News / Asia

Thai Junta Chief Promises Interim Government Just Months Away

Thai Army chief General Prayuth Chan-ocha speaks at a meeting to discuss the 2015 national budget, at the Army Club in Bangkok, June 13, 2014.
Thai Army chief General Prayuth Chan-ocha speaks at a meeting to discuss the 2015 national budget, at the Army Club in Bangkok, June 13, 2014.
For the first time since the May 22 coup in Thailand, the general running the country has indicated a date for establishing an interim government.
Army General Prayuth Chan-ocha has set a timeframe for establishing an interim government.

Speaking to senior military officials and government bureaucrats, the head of Thailand’s junta announced “a government will be set up by August, or at the very latest, September.” But the army chief, known for his blunt manner, added “don't ask me who they are and where they come from.”
There is speculation that Prayuth, due to retire from the military in September, could appoint himself prime minister.
In an address focusing on next year’s national budget, the general, who seized power three weeks ago from the weakened caretaker government, reiterated a new temporary constitution is to be drafted within three months, but said it will be at least a year before general elections can take place.
The army chief, while vowing to maintain a strong military, also defended the junta’s tinkering in matters large and small - from setting price controls to calling for free-to-air TV broadcasts of all the World Cup matches.

A multi-billion dollar transportation project to build more rail lines and other infrastructure is again under consideration, the general said Friday. A court struck down the infrastructure project in March, ruling it was too expensive.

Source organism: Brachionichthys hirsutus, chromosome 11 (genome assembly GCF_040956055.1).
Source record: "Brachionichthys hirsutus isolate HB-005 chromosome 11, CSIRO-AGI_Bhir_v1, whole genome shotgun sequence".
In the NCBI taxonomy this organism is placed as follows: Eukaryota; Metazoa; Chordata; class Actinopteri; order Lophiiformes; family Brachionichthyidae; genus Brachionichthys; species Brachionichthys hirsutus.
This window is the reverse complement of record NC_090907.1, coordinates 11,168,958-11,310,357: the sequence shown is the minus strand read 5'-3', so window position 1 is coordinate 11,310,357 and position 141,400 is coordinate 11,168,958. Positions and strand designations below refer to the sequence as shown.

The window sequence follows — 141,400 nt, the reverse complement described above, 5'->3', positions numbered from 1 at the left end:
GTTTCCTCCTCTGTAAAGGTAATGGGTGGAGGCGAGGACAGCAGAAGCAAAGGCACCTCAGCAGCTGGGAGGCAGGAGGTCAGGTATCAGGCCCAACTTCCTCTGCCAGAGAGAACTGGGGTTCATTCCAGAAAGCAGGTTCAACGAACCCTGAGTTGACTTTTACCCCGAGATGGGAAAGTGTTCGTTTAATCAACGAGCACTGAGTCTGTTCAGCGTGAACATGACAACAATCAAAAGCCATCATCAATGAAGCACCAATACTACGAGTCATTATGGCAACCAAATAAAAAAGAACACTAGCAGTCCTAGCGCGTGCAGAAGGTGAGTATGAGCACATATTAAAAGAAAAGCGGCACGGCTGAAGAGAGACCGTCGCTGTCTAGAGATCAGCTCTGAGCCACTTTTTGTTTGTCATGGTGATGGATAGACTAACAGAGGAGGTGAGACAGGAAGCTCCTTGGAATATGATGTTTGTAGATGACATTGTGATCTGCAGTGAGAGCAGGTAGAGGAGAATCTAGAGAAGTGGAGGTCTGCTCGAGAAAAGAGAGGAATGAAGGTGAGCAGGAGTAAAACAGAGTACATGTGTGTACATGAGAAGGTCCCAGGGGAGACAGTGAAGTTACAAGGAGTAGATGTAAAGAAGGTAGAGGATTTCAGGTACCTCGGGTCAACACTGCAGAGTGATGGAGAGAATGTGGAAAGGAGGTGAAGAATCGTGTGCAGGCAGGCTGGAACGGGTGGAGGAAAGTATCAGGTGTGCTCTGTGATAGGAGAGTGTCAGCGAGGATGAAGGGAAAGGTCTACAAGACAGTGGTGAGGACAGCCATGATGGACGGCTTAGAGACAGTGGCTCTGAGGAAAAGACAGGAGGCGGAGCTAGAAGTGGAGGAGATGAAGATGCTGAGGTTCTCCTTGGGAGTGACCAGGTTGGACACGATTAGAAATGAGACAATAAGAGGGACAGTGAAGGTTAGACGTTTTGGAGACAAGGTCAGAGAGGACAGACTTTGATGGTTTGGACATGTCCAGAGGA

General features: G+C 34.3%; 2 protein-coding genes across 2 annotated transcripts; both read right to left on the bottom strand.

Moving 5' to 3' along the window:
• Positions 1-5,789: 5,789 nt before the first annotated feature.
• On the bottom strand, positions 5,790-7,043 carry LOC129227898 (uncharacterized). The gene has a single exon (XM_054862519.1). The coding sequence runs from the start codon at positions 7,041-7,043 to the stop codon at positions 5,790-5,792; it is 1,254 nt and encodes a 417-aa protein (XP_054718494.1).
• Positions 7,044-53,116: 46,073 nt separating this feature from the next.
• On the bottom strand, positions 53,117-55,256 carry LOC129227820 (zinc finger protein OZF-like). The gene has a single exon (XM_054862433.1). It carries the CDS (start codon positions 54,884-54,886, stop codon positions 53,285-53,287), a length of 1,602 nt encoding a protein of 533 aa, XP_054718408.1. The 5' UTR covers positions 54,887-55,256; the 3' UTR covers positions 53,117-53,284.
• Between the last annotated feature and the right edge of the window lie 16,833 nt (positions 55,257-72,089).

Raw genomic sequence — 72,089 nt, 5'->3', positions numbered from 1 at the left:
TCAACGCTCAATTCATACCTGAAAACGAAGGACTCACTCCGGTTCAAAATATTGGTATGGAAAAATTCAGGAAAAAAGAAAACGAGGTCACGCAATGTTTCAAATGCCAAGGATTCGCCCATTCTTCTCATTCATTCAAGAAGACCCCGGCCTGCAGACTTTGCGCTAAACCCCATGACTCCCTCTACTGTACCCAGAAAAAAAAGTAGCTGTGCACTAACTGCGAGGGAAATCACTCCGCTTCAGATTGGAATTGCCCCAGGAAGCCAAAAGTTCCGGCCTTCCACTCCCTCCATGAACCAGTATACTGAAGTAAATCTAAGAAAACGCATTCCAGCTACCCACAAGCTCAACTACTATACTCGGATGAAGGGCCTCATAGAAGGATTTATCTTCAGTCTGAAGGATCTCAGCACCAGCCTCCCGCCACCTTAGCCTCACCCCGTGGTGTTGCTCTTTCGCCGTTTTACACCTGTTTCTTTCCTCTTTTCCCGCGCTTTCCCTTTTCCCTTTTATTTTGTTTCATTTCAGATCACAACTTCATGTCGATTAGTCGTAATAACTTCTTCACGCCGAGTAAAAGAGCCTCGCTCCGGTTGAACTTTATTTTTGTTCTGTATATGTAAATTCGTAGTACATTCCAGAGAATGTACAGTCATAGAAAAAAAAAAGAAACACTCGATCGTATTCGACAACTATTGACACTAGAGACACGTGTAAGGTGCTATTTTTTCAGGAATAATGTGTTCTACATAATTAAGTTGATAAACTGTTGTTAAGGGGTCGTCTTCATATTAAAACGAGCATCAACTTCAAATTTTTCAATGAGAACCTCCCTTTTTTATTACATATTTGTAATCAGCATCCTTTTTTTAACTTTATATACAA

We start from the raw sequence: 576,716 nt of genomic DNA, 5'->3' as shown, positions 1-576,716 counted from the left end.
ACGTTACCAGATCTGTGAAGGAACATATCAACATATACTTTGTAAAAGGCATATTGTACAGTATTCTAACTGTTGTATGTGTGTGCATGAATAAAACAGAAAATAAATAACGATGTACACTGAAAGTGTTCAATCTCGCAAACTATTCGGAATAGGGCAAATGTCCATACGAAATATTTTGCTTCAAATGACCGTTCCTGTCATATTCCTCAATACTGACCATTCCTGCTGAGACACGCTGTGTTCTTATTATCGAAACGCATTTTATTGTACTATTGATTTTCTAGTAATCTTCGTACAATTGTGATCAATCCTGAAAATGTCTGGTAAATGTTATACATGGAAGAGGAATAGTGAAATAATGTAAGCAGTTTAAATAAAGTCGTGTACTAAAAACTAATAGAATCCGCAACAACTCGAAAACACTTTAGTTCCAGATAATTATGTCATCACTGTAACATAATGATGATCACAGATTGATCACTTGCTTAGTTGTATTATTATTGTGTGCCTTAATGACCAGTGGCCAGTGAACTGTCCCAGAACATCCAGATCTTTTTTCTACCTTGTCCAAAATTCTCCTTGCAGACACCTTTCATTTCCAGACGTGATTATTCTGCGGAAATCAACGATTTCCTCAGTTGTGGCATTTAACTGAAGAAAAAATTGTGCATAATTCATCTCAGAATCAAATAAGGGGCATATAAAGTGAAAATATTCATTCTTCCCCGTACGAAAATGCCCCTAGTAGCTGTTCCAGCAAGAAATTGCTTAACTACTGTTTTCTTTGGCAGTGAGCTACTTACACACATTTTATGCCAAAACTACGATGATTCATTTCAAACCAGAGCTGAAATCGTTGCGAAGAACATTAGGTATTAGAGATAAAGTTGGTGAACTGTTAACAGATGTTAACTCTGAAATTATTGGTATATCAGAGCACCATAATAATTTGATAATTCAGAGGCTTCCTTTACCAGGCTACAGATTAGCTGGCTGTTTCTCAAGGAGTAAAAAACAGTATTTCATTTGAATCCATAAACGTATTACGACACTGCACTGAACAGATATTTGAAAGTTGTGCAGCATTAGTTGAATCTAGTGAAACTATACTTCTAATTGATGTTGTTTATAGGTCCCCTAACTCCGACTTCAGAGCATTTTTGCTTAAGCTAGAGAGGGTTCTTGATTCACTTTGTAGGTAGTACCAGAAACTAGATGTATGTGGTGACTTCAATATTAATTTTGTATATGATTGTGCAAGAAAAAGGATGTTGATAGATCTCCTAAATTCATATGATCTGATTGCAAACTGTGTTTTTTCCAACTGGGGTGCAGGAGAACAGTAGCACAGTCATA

Prayuth said, “I have not approved it yet. We have to ask the Budget Bureau how much money we have.”

According to The Bangkok Post, the renewed project would cost $30 billion dollars more than its initial price of 3 trillion baht.
Prayuth acknowledged criticism that the junta is “conducting populist policies, such as adjusting the tax structure and capping energy prices.” He explained that they are in reality “temporary measures to relieve hardship on the people.”
General Prayuth also announced the ruling military body will not renew a controversial and costly scheme in which farmers pledge rice to the government in exchange for being paid 40 percent above the market price. 
Farmers are owed $2.5 billion for the rice, and the army has begun making payments.
The crop-pledging plan was a centerpiece of the administration of prime minister Yingluck Shinawatra, but was criticized for leaving unsold rice rotting in warehouses amid allegations of corruption. A court ruling on key elements of the plan put pressure on her towards the end of her time in office.
One goal of the coup, according to a junta spokesman, is to eradicate the influence of the Shinawatra family from Thai politics. Yingluck’s brother, Thaksin Shinawatra, a billionaire telecommunications tycoon, was deposed in the previous coup in 2006.